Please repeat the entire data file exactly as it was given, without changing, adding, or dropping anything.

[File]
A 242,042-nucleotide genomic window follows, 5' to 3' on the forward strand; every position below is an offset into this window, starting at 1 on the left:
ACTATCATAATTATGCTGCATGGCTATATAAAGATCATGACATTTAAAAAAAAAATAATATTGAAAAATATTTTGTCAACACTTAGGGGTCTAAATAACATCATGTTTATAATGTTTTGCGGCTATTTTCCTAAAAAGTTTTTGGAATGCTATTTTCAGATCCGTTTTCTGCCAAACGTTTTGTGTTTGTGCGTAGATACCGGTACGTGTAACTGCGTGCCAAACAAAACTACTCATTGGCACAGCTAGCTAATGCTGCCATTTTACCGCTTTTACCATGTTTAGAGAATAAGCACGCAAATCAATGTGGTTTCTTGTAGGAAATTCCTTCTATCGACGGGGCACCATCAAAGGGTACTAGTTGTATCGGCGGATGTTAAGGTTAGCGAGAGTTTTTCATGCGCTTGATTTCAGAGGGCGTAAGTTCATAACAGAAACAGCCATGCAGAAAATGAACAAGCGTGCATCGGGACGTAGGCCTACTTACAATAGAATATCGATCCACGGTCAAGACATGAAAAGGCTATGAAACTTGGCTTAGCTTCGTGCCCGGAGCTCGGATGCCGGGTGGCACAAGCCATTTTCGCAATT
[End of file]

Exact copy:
A 242,042-nucleotide genomic window follows, 5' to 3' on the forward strand; every position below is an offset into this window, starting at 1 on the left:
ACTATCATAATTATGCTGCATGGCTATATAAAGATCATGACATTTAAAAAAAAAATAATATTGAAAAATATTTTGTCAACACTTAGGGGTCTAAATAACATCATGTTTATAATGTTTTGCGGCTATTTTCCTAAAAAGTTTTTGGAATGCTATTTTCAGATCCGTTTTCTGCCAAACGTTTTGTGTTTGTGCGTAGATACCGGTACGTGTAACTGCGTGCCAAACAAAACTACTCATTGGCACAGCTAGCTAATGCTGCCATTTTACCGCTTTTACCATGTTTAGAGAATAAGCACGCAAATCAATGTGGTTTCTTGTAGGAAATTCCTTCTATCGACGGGGCACCATCAAAGGGTACTAGTTGTATCGGCGGATGTTAAGGTTAGCGAGAGTTTTTCATGCGCTTGATTTCAGAGGGCGTAAGTTCATAACAGAAACAGCCATGCAGAAAATGAACAAGCGTGCATCGGGACGTAGGCCTACTTACAATAGAATATCGATCCACGGTCAAGACATGAAAAGGCTATGAAACTTGGCTTAGCTTCGTGCCCGGAGCTCGGATGCCGGGTGGCACAAGCCATTTTCGCAATT